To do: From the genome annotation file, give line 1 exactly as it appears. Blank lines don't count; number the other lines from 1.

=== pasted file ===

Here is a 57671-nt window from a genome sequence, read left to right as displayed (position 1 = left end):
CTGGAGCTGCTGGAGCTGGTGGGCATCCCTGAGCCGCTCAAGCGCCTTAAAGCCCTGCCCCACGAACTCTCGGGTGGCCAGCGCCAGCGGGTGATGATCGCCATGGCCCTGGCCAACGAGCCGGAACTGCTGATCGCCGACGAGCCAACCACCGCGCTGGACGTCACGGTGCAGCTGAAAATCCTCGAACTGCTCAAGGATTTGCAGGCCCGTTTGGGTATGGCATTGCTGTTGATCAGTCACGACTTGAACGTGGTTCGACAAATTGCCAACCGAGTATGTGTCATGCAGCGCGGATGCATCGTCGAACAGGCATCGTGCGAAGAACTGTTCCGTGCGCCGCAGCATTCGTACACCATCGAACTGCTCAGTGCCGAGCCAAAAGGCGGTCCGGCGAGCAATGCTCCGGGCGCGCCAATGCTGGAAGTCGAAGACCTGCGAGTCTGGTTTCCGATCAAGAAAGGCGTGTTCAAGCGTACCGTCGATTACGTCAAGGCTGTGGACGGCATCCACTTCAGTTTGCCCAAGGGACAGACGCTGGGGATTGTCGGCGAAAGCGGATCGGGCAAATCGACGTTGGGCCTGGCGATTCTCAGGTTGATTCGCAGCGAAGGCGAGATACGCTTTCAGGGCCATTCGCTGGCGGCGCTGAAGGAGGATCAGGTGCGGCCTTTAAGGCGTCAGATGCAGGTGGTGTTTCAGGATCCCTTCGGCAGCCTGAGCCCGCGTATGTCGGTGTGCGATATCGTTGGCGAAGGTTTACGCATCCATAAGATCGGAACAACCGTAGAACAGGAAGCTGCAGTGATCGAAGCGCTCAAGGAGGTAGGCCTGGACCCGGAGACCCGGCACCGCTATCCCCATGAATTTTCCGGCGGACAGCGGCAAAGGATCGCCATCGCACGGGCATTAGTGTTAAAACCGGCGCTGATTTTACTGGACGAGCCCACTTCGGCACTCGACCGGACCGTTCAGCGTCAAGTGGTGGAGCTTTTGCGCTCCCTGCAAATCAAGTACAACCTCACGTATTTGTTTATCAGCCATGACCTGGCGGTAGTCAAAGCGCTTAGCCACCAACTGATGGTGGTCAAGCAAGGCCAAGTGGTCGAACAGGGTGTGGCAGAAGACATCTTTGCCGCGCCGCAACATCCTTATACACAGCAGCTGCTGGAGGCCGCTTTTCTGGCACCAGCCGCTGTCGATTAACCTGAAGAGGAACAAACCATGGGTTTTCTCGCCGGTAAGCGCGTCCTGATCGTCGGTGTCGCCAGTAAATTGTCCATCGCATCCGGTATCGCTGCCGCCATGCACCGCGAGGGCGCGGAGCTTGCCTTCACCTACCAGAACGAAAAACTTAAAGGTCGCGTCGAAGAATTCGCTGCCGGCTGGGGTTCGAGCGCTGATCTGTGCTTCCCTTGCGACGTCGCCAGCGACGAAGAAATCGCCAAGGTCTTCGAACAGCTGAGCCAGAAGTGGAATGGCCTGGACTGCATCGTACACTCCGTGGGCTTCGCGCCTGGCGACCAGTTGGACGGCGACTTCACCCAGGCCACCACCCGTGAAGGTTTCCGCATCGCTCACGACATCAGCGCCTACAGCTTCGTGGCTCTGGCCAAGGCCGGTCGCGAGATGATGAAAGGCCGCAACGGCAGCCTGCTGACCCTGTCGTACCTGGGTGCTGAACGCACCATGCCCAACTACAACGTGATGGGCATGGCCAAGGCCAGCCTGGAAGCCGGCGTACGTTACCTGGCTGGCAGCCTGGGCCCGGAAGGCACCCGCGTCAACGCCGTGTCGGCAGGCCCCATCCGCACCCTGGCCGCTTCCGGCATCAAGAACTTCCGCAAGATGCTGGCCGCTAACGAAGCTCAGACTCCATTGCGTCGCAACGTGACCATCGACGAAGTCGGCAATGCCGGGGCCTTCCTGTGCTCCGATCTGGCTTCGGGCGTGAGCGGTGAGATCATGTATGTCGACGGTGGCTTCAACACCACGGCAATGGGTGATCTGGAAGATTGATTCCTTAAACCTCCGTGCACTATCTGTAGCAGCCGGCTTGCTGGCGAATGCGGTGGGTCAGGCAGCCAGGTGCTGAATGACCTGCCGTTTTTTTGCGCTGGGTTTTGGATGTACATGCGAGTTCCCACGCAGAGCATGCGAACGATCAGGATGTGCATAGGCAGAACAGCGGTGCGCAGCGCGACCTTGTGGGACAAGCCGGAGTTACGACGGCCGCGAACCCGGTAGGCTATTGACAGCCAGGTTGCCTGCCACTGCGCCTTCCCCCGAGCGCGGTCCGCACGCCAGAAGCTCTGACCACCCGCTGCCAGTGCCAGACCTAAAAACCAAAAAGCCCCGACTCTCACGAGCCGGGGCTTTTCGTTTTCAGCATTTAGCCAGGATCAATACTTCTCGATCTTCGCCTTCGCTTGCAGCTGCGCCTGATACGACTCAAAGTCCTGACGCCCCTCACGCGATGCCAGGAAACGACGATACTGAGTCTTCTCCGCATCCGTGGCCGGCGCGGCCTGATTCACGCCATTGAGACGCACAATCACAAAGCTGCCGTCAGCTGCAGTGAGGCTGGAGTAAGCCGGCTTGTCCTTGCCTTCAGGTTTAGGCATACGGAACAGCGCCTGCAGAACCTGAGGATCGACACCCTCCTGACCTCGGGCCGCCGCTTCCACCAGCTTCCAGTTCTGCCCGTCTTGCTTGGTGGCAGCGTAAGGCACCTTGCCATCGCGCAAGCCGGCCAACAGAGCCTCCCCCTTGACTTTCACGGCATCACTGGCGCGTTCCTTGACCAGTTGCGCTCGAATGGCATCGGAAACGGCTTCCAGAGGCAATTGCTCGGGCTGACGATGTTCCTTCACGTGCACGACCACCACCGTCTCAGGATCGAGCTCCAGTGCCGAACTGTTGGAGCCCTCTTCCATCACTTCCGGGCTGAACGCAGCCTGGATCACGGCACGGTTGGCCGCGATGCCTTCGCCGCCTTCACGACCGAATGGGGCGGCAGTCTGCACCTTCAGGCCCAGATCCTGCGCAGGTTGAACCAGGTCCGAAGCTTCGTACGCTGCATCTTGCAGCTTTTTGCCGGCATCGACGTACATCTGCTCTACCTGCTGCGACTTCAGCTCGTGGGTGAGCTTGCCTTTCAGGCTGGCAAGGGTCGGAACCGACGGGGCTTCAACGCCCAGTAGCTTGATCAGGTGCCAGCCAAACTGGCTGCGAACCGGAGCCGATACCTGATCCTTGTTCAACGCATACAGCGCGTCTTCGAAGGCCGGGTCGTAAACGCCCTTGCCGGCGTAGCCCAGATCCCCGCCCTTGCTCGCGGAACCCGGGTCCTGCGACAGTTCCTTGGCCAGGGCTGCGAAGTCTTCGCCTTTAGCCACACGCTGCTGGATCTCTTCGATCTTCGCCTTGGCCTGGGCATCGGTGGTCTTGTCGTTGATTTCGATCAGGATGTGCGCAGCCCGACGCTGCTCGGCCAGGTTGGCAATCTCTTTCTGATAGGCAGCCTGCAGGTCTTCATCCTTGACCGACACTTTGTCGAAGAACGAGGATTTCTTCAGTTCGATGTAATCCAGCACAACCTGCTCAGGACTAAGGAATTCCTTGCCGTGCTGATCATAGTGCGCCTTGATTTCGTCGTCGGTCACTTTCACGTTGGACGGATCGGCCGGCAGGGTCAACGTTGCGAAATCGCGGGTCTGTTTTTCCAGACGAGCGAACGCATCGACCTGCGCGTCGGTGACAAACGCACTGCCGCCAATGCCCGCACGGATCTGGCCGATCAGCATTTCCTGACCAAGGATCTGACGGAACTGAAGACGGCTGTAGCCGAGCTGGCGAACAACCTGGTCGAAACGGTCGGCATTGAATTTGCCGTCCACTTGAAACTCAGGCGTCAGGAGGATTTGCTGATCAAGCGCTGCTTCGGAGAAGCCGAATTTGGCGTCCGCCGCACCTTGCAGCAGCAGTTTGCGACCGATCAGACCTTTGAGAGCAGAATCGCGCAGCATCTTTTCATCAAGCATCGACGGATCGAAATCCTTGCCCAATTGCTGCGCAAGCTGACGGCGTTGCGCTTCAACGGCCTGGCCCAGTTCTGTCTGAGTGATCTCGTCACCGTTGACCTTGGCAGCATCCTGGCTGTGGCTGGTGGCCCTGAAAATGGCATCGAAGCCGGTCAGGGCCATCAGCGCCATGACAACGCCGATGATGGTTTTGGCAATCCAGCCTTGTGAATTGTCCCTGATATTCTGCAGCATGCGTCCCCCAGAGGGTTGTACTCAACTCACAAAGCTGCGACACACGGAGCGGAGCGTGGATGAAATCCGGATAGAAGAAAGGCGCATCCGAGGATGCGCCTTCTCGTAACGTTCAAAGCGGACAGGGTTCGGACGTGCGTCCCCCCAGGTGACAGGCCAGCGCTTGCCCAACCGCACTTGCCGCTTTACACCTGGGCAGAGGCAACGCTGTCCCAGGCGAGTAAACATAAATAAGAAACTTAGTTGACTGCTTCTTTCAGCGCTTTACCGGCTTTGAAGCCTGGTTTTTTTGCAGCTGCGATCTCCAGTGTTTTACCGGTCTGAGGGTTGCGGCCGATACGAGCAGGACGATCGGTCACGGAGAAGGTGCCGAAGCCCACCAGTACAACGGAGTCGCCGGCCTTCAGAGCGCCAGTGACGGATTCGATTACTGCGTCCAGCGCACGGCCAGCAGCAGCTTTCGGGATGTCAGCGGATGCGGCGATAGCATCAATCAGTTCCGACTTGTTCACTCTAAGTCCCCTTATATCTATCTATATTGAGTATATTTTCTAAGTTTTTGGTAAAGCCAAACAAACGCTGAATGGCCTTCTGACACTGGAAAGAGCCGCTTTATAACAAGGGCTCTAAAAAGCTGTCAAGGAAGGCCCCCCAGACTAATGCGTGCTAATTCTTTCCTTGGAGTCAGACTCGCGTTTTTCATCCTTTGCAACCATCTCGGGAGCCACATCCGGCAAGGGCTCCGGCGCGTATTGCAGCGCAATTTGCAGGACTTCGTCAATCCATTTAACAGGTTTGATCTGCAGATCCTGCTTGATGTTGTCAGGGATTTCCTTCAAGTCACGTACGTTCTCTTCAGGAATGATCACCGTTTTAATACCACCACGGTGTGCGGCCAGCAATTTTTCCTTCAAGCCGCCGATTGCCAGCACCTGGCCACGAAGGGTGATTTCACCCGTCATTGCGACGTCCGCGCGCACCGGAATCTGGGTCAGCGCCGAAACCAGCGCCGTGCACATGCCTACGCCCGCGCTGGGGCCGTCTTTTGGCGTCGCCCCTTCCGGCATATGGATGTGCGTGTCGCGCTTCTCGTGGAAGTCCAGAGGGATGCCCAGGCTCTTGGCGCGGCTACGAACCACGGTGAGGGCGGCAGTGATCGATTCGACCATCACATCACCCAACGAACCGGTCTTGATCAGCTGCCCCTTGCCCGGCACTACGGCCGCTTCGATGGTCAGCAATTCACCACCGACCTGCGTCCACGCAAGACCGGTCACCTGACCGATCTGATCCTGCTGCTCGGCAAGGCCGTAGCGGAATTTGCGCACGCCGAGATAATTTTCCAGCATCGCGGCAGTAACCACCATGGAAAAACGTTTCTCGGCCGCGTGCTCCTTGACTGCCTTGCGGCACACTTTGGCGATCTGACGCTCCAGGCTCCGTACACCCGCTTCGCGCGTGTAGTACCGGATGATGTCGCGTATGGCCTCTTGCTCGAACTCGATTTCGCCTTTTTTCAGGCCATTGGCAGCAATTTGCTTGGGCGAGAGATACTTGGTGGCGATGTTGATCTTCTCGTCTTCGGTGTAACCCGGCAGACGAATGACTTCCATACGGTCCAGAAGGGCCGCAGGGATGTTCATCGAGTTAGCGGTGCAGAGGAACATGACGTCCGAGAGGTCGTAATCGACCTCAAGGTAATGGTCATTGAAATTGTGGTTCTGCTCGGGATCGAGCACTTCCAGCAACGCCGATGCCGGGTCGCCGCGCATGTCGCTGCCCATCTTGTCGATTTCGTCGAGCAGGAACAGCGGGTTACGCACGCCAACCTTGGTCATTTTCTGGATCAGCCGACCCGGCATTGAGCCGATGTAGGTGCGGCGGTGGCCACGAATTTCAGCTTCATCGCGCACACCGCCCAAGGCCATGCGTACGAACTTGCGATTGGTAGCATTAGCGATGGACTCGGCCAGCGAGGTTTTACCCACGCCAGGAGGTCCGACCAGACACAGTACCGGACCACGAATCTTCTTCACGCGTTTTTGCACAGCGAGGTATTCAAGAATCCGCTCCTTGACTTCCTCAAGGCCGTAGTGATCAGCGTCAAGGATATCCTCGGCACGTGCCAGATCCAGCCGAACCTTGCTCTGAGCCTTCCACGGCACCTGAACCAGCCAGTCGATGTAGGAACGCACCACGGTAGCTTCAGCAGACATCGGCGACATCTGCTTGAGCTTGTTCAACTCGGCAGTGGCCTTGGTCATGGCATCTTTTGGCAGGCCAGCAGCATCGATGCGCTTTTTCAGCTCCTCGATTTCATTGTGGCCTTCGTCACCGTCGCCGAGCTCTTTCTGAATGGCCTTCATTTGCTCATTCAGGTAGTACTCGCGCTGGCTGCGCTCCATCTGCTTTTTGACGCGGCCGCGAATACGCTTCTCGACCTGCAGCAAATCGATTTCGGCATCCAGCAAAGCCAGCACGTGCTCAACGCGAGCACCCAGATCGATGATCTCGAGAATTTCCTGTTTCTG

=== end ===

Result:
Here is a 57671-nt window from a genome sequence, read left to right as displayed (position 1 = left end):